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(Mine) Bb Gm Bb C7 F

(Regular) Bb Gm Bb C7 F

Oh, say, can you see, by the dawn's early light,

Bb F Bb F Bb

Bb F Bb F Bb

What so proudly we hail'd at the twilight's last gleaming?

Bb Bbmaj7 Eb C C7 F

Bb Gm Bb C7 F

Whose broad stripes and bright stars, thro' the perilous fight,

Bb * Dm + Bb F Bb

Bb F Bb F Bb

O'er the ramparts we watch'd, were so gallantly streaming?

Bb Adim Abm

Bb F

And the rockets' red glare, the bombs bursting in air,

Fmin7 G Ab Bb F Gm & C F

Bb F Gm C7 F

Gave proof thro' the night that our flag was still there.

Bb Cm $ Eb Cm Gm Fdom7

Bb Eb Cm F

O say, does that star-spangled banner yet wave

Bb Eb Dm-Gmin7 Bb Bb F Bb

Bb Gm Bb F Bb

O'er the land of the free and the home of the brave?






I think the biggest deviations come between "bombs" and "night," but it was kind of intentional. I wanted "bombs bursting in air" more bittersweet/forlorn than proud. And then it was just a race to get back to the normal chord on "night."

If you can help me make sense of my mess, I'd appreciate it.


Excellent question, Roger.

Let me preface by saying that music theory is just that: a theory. Its not a set of rules to be followed, but when youre having trouble, you can turn to it to help you get out of a jam (like your race to get back to the normal chord) or need inspiration.

"The Star Spangled Banner" is a song we know well (at least in America) and perhaps like apple pie, its something were used to with little variation. The occasional altered chord or added chord factor can add interest, but when you get too far afield, it might be like having ginger or chocolate in your apple pie. Both are delicious, but might not belong here.

Your chords follow the standard version of the song (the chords you found online are close enough) in many places. Where that happens, any odd or unbalanced sounding chords would be the result of having an unusual spacing (thirds between the lowest voices and large spaces between the highest voices, for example), or not having the root of the chord in the bass.

Taken one at a time:

Every pitch you hear is actually a series of pitches. If you know anything about overtones or the harmonic series, you know what Im talking about. If not, Im gonna have to save that topic for another column (too much to fit in here). Suffice it to say that your group will have the easiest time tuning when you have larger spaces between your lower notes and smaller spaces between your higher notes. And, most importantly, the root should be in the bass.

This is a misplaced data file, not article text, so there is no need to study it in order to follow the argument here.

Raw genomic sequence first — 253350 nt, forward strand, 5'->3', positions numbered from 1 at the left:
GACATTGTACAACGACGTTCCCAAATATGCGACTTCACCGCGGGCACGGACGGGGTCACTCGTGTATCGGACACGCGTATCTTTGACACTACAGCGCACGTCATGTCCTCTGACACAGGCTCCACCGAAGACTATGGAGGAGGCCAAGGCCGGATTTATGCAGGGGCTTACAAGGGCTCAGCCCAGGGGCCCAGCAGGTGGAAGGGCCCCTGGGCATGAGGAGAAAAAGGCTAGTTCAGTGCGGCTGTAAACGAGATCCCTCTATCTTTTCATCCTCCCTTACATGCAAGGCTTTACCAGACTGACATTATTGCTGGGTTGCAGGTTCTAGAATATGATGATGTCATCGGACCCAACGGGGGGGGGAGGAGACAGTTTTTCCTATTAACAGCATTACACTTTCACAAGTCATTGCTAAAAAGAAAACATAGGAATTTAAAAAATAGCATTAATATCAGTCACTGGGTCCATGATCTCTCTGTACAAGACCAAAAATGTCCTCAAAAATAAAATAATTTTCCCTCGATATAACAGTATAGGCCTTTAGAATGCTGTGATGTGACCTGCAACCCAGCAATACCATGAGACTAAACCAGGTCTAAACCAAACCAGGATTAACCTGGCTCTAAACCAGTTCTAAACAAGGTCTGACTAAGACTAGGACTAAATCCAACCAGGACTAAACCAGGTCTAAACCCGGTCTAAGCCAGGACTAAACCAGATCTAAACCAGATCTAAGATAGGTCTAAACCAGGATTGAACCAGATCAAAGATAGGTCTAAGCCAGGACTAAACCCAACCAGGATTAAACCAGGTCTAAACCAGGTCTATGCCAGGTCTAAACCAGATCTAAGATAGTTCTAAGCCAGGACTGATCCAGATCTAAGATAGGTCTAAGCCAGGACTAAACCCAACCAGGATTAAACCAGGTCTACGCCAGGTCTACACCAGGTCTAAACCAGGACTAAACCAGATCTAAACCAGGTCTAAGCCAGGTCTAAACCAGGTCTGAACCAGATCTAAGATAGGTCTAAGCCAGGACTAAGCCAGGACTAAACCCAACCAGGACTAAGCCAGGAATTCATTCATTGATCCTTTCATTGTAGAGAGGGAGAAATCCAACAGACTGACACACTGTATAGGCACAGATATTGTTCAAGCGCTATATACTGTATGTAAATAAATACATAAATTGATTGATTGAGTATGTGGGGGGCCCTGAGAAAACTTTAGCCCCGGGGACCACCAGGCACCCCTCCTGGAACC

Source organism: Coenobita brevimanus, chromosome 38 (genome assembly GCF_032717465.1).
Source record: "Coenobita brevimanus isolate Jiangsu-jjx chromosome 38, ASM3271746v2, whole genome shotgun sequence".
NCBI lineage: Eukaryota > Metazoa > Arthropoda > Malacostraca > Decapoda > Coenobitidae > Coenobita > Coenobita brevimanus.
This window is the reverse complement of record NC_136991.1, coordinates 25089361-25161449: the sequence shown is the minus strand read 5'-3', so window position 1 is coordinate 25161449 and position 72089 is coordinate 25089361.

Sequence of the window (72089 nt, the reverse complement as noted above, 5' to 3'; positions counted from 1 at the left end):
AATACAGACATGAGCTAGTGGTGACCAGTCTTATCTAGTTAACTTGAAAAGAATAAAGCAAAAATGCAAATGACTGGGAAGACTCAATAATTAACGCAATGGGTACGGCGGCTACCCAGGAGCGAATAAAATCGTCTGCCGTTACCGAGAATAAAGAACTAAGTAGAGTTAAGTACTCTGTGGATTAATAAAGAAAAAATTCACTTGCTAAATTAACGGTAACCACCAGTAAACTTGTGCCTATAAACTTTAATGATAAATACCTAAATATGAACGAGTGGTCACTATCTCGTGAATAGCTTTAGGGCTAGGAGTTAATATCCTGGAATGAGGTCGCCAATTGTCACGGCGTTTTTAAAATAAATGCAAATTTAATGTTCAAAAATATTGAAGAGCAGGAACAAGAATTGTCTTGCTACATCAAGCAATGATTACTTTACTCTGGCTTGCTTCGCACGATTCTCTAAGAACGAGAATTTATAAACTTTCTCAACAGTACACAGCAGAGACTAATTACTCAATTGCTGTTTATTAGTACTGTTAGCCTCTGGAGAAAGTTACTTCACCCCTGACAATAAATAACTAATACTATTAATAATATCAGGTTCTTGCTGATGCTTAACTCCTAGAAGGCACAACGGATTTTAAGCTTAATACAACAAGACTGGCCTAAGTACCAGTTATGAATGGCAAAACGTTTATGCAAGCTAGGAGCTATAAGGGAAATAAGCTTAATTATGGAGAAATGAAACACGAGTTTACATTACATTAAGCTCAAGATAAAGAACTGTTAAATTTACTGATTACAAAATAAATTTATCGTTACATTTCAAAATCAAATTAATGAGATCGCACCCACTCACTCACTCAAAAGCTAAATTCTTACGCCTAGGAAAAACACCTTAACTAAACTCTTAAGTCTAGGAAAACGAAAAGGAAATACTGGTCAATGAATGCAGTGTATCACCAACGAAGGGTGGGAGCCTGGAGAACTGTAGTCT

Having a note other than the root (in the bass) definitely affects the overall sense of harmonic progression. If you're dealing with a close harmony treatment where there's a reason to keep the bass note in a particular place (for melodic reasons, or to hold a pedal note across several chords), then it won't sound so strange. However, jumping from chord factor to chord factor can be aurally unsettling, especially since it can change the chord: a Gm7 chord with the third in the bass may sound more like a Bbadd6.

Different chords can also contribute to your arrangements weird sound. Example: your Gm chord on "hailed" works against the melody, but since the chord progression just moves from and back to the tonic, it's a bit confusing to the ear - kinda like leaving home, meandering 1/2 way around the block, then heading home again because you lost your keys. This wouldn't have the exact same effect in a tune that was written with that progression, but since people are used to a specific progression with this particular song, other chords are measured aurally against the standard.

Most chord substitutions in jazz songs only diverge for a few chords, and then come back to the same place, but have a harmonic flow to them - usually around the circle of fifths, or some other recognizable pattern (although with a different tonal center). It's usually not enough to just find a chord that also works with the melody note - there needs to be a direction and/or purpose to the "road trip."

Your chord progression can perhaps work more convincingly if the bass line is treated like a second melody. Think about how to shape your bass line, touching down on roots when important, and having a melodic shape when it's not. In fact, a good exercise is to see if your bass line and melody hold up alone - just the two together. If they make "sense" to your ear, then you're on the right track. If they sound confused, you probably need to reshape the confusing parts. J.S. Bach treated his bass lines as a second melody, and correctly so, as your ear will gravitate first to the highest part (usually soprano), and then the lowest part (usually bass). Thats why they have such pretty lines in four part choral writing, while the altos and tenors are usually stuck with the leftover chord factors that need covering.

I hope this helps, Roger. Keep arranging, with your ear as your guide, and call on your theory when youre worried that your ear might be leading you astray.

If any of you have questions, feel free to email me: deke at totalvocal dot com